Here’s the initial proposed program structure and adventure session structure, inspired in part by West Marches style gameplay.

General Principles

  • No regularly scheduled day or time — Games are schedule ad hoc as needed
  • A meta-game scheduling mechanism with a large pool of players — Perhaps GroupMe or just manual emails which recruit from a large pool of players.
  • No regular party — The shared GMs keep a list of potential players and when a game slot opens up, they invite whom they will (sometimes inviting more players than slots, players are accepted on a first-come, first-served basis depending on when they reply).
  • No regular plot — GMs will run standalone, self-contained adventures that don’t alter the world
  • Mixed party levels — All new characters start at Level 1. Over time, and new players join in, or old characters max out at 10th level, any given party may have characters which span a variety of levels. Due to the nearly-static Health (Hit Point) and damage levels, having mixed levels in one party should not pose a problem.
  • Shared Cloud Drive with Latest Character Sheets — We will use form-fillable character sheets and upload the latest digital version after each session to a shared drive location.

GM Responsibilities

  • GMs assemble three low-prep adventures — GMs ideally should have some combinations of three one-page dungeons and or some adventure seeds or quickstart improv situations in order to run games. When a game comes up that needs a GM, the GM can blow the dust off of some pre-selected adventure ideas and be up and running in just 15 minutes. GMs should do this prep before the opportunity to run a game arises.
  • GMs stay in their own map areas and don’t change the world — The beauty of a large, unexplored map is that each GM’s adventure can explore an entirely new area. GMs should take their games to new places, so they don’t have to look up and understand NPCs and events that have happened in another GM’s game in that area. GMs should also not introduce plot elements that change the world. Avoid introducing things like the new threat of a world extinction event, killing off major NPCs in the safe town, killing a named, known demigod, or changing the geography of the map. By staying clear of these things, GM’s can run their game without having to scout adventure logs and worry about keeping up with evolving lore that develops in other GM’s games.
  • GMs restrict treasure and magic items to reasonable limits — We will need to define this as we learn the system and currency economy.
  • GMs log post-game session summaries — After the game, the GM should white a short paragraph in a shared adventure log briefly noting (1) the name of the adventure (and the specific one-page dungeon adventure if one was used), (2) what changed on the map, and (3) which player characters were in the session. Should be very short and does not need to contain all the details of what happened in the adventure. For the shared map, use a shared ‘room’ and put a label on the new adventure location you used.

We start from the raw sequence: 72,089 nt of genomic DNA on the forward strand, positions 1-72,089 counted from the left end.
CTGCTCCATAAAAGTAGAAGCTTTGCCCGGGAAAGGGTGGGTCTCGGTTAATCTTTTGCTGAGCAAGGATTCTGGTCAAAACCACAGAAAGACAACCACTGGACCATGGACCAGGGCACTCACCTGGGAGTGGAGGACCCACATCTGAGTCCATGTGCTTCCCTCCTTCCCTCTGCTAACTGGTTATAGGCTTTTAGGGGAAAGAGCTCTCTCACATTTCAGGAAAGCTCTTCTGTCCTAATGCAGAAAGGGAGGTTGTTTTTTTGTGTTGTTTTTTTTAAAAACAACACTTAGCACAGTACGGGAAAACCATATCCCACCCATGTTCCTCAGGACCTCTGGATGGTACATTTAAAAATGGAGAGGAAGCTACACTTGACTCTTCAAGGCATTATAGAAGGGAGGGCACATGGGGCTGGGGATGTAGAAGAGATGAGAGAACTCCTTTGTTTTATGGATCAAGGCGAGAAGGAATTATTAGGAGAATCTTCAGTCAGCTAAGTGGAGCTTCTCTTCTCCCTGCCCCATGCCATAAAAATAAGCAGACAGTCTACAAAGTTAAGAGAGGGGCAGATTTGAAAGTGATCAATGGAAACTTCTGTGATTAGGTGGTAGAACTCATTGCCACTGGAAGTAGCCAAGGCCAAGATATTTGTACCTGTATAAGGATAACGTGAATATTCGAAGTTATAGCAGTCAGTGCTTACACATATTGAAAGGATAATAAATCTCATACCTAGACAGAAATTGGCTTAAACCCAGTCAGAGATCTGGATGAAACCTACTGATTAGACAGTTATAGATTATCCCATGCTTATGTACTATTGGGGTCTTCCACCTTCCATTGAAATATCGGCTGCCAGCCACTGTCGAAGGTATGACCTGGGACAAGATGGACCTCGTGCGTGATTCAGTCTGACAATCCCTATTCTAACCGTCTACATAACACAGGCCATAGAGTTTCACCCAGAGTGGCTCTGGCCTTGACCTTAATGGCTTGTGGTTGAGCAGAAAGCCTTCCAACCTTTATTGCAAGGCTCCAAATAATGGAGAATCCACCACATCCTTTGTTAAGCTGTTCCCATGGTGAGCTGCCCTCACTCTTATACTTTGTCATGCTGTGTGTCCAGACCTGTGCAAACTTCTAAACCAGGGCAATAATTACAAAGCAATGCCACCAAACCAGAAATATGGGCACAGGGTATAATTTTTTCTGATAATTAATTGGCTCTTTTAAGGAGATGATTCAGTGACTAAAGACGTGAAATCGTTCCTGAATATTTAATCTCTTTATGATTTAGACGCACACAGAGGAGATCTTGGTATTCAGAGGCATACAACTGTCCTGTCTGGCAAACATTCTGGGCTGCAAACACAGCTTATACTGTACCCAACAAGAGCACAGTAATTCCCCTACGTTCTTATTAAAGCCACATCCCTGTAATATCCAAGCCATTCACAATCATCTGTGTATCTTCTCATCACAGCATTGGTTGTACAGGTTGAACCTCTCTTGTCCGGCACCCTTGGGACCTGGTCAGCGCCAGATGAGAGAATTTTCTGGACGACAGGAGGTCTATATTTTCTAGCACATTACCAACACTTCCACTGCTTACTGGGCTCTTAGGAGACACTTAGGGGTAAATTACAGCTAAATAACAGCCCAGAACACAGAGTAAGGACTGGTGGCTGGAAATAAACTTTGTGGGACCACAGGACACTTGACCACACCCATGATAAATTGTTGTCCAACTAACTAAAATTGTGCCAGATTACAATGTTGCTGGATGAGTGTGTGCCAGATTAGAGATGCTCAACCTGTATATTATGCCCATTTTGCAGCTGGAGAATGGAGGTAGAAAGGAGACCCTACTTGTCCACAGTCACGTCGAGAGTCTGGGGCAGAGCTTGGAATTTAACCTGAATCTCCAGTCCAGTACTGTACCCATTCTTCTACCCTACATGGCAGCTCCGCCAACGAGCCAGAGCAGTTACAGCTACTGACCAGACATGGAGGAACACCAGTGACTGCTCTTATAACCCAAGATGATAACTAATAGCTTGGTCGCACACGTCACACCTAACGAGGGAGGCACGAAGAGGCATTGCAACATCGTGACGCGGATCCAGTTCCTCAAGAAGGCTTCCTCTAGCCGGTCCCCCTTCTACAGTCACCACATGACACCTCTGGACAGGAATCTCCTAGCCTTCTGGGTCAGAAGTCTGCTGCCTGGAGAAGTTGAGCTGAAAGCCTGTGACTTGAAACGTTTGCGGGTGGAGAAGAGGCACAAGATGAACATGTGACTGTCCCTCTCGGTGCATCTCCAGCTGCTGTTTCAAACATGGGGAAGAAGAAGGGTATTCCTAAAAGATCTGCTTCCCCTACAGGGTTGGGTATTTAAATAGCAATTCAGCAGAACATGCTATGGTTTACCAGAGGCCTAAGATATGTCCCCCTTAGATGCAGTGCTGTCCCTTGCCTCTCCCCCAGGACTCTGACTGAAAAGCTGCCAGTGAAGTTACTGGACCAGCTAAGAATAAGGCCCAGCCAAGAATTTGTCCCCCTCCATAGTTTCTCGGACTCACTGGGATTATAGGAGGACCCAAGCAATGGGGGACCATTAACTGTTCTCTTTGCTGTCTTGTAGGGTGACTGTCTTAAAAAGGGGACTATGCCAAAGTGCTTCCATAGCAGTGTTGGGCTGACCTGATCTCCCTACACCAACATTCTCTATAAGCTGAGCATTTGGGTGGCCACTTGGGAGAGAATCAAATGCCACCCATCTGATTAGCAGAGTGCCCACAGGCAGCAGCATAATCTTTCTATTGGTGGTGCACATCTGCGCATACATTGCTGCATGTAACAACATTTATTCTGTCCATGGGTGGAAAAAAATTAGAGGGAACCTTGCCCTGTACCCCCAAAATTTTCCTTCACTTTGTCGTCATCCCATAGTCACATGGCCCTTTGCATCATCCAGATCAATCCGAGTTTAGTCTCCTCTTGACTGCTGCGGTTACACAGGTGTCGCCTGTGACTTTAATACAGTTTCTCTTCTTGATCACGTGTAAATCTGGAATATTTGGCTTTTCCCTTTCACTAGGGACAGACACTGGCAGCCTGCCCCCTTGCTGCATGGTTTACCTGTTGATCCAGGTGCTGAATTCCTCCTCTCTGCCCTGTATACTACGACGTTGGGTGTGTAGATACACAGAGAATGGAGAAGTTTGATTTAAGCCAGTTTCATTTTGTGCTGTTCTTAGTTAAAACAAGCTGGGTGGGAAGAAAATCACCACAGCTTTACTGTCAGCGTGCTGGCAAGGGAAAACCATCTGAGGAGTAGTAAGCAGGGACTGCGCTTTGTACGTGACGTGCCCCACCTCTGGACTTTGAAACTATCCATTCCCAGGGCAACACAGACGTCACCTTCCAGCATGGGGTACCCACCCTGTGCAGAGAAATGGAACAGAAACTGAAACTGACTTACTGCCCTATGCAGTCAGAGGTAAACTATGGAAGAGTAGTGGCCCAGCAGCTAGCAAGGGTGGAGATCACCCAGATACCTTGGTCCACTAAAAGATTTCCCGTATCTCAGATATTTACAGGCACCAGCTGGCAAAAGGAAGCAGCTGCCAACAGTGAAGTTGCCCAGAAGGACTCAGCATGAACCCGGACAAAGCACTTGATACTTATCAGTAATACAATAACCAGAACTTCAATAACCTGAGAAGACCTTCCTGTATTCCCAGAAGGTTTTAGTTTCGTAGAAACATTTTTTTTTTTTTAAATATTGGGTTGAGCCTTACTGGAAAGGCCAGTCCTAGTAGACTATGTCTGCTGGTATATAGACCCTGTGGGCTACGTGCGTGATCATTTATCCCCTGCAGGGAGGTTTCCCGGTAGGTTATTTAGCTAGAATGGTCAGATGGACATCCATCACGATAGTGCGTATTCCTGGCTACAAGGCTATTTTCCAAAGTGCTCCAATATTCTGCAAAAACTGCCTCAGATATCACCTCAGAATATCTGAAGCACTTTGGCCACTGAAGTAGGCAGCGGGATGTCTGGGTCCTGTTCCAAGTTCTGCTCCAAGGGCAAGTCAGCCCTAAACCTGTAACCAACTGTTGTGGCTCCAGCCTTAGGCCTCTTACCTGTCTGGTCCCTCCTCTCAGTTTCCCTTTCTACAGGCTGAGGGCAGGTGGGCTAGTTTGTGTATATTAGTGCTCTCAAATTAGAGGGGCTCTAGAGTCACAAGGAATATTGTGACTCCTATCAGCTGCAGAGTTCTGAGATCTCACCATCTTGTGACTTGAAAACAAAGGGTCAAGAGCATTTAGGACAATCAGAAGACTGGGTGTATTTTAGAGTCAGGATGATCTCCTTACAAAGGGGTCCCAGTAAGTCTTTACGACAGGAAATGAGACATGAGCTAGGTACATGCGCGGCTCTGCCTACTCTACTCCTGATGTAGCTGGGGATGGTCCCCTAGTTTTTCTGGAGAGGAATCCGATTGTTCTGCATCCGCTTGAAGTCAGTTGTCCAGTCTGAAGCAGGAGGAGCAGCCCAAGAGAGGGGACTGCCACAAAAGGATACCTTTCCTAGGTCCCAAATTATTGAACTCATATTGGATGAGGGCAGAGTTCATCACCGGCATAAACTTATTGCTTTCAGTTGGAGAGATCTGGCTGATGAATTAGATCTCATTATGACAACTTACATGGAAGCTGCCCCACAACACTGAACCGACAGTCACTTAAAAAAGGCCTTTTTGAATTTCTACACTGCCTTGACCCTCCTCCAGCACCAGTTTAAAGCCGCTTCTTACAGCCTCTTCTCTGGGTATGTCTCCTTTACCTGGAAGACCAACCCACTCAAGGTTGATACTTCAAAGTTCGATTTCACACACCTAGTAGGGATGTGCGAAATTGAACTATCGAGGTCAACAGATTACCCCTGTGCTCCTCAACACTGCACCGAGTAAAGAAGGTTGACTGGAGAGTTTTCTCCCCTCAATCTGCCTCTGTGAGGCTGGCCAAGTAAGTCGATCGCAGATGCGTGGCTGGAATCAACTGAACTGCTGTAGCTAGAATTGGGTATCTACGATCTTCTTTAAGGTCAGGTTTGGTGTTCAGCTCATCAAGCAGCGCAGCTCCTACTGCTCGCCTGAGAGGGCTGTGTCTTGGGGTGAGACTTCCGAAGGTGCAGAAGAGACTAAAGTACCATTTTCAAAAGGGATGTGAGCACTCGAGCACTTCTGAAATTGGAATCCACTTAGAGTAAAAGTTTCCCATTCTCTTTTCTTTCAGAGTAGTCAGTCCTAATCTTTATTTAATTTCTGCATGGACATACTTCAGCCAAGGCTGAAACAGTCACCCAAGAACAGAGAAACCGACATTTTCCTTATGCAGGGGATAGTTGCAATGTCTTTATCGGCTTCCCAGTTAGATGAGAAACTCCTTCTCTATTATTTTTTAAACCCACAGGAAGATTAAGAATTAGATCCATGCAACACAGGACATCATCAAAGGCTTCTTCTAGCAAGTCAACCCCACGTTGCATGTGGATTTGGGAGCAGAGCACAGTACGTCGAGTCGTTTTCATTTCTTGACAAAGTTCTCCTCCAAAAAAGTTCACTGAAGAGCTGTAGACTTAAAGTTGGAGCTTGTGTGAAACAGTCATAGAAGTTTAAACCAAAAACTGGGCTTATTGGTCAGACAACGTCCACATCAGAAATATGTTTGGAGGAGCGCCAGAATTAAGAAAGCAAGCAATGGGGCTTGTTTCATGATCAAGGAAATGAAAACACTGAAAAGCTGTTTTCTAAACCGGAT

Adventure Structure

  • Adventurers are part of a Guild or Adventuring Society — In our case, the Blackmarsh Explorers Guild.
  • All adventures begin from a safe, unchanging location — In our case, the town of Tell Qa on the edge of unexplored lands in Drimkaz; PCs never adventure in town although they may carouse and spend money there.
  • Characters of absent players are healing, carousing, or otherwise occupied — A safe and unchanging town ensures a sanctuary for absent players, and pushes adventurers outside the town walls to follow the Guild’s call to adventure. Longer term, we may add a custom “I’m Back” move to give backstory for absent character events.
  • Adventures happen in an unexplored area of a map — The core activity of characters is to explore a fantasy wilderness referencing a GM-maintained map. Each session begins with characters picking a new area of the map to explore, perhaps after hearing an adventure hook, rumor, or a specific exploration mission they’ve received from their Guild.
  • GM will provide a hook pointing to adventure — This can be a new rumor, a treasure map, or other story nudge to get them started. Over time, if players are demonstrably proactive, you might not even need this — each session the players just pick an unexplored map area, and the GM places their adventure in that location.
  • Characters venture to the target location — Players have agency on where they go on the map. Optionally, the GM can provide random encounters on the way there.
  • GM provides mystery and adventure at the destination map location — GM provides a short adventure (whether a 1 page dungeon or improvised; 5 room dungeon is about right). GM should be prepared to fast forward to the final scene if needed to get done in time.
  • After the adventure, characters return to their home base — At the end of each session, characters return to their home base (In this case, Tell Qa). This journey can be told in montage form to narrate events, or even just be ignored with the assumption you made it back safely, if you’re short on time. Next session you will always be back in town. Longer term, we may add a custom “Journey Home” move to cover the way back to the home base.
  • After the game, update core documentation — Share updated versions of character sheets and the area map and enter a log of characters and a super-simple summary of the adventure to the shared adventure log.